That the Caffres are susceptible of moral improvement and that a judicious policy will powerfully aid Christianity in checking their marauding propensity are statements which do not rest upon mere theory. Happily I can furnish facts in proof of them. I resided as a Missionary with the Chiefs Pato, Kama &c more than six years. The truths of the Christian Religion made a deep impression on many of their people, the Chiefs regularly attended Divine Worship; some of their own children learned to read & write; Kama and his Wife, a daughter of the late Gaika, embraced the Christian faith & were baptized; and my successors have favourably reported since of the continued progress of Christianity among that Tribe. Before the establishment of this Mission (Wesleyville) the tribe had been notorious for its predatory habits; but after I took up my abode in the country I speedily discovered that the Chiefs were dissatisfied with the loss of their lands as explained in a former part of this letter; and I therefore promised if they would stop all marauding in the Colony by their people that I would represent their case to the Colonial Government. They did so, and I kept my promise and ultimately the Colonial Government with the sanction of Earl Bathurst allowed them to reoccupy about one half of their lands in the Neutral Territory, only however upon the precarious terms of their good behaviour. Your Lordship will doubtless be desirous of knowing the result of this measure and I have great satisfaction in stating that a good understanding was thus obtained with these Chiefs, that they have prohibited their people from plundering in the Colony for nearly ten years past, that I possess & can produce documentary evidence which proves that they have frequently recaptured & returned to the Colony cattle stolen by other tribes, and that during the late irruption they have manifested a strong disinclination to join the aggressive Tribes.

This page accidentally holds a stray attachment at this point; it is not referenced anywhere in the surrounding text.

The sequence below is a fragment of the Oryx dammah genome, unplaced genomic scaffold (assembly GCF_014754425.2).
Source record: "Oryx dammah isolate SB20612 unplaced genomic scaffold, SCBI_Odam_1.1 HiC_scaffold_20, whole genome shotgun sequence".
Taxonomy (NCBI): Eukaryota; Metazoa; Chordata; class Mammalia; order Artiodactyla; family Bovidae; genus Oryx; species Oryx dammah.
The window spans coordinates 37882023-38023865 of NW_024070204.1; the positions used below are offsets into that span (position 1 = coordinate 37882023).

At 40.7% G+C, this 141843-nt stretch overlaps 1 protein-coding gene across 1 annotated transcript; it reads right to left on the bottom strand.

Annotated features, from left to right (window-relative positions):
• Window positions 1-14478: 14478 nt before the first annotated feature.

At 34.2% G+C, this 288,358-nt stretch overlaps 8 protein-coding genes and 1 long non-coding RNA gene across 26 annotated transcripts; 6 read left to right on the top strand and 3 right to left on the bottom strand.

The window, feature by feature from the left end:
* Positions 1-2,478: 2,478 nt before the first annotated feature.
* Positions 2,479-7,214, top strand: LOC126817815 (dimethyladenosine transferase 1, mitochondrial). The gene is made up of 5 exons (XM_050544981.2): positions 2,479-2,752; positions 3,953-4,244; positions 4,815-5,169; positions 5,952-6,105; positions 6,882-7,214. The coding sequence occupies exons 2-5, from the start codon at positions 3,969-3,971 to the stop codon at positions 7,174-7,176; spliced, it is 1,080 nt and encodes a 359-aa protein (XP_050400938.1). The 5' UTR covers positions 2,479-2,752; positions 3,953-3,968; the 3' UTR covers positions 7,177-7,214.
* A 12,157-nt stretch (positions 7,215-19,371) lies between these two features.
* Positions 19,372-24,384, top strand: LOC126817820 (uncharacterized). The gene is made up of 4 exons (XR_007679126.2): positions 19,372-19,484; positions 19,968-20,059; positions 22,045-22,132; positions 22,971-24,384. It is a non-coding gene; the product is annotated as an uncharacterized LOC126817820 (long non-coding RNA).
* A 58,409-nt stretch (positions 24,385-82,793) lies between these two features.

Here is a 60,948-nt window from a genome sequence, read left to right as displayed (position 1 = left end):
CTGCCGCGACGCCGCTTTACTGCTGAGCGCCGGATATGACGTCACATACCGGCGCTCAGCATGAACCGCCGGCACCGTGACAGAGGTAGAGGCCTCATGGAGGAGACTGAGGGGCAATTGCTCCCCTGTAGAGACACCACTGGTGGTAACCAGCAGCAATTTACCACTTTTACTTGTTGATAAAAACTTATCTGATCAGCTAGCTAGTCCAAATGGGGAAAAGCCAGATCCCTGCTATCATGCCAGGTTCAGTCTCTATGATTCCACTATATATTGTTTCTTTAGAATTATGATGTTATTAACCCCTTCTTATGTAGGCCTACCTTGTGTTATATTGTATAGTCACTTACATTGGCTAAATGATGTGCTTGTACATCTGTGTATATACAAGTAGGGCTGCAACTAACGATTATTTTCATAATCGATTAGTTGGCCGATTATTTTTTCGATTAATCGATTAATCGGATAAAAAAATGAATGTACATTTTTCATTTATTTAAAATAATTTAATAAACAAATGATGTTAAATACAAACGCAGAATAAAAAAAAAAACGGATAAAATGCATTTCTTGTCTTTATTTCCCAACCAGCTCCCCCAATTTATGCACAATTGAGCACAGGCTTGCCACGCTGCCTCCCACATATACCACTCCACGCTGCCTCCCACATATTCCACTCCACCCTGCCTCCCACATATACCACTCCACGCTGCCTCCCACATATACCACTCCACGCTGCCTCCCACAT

On this last point I beg to quote the statement of the Graham's Town Journal of the 2nd January.
"It appears that the Chiefs Pato, Cobus & Kama have not as yet declared against the Colony, but on the contrary have expressed a strong desire to continue with it in terms of amity. They have shewn the sincerity of their professions by undeviating kindness to all the Europeans within their territory, and by invariably affording them protection whenever it was claimed. It seems that many of their people are dissatisfied with line of conduct and ardently desire to share in the plunder of the Colonists. These refractory Persons are daily deserting their Chiefs & joining the ranks of the Enemy; and Pato who exercises the supreme power is extremely anxious & apprehensive of being deserted by his subjects, and thus left exposed to the vengeance of the confederated Chiefs. It is affirmed confidently that if some little aid afforded to these Chiefs from the Colony, they would not hesitate to fall immediately upon the enemy's rear, and thus completely check their further progress: on the other hand one word from these Chiefs and the whole of these tribes immediately enter the Colony, and join in the general plunder & massacre. No one not fully acquainted with the Customs of the Caffres can form an opinion of the power which the several Chiefs exercise over their Vassals. An instance of this has just occurred in the case of Mr. ROBERTS, a trader residing in the Beka. This man was deservedly respected by the Caffres in that neighbourhood, but when about to fly to the Colony from the impending danger he was immediately surrounded by the very people with whom he had been living on terms of friendly intercourse; their assegais were uplifted to dispatch him and he would in a moment have been put to death had he not urged that Pato had pledged himself for his security. Execution was accordingly stayed until this point had been ascertained, and the answer returned was that the lives of the aggressors should be the penalty of any infraction of his promise thus given to the individual in question. No sooner had his will been delivered that the very persons so ready to act as ministers of vengeance were at once changed to warm & zealous friends & protectors, & actually escorted him to safety within the Colonial boundary."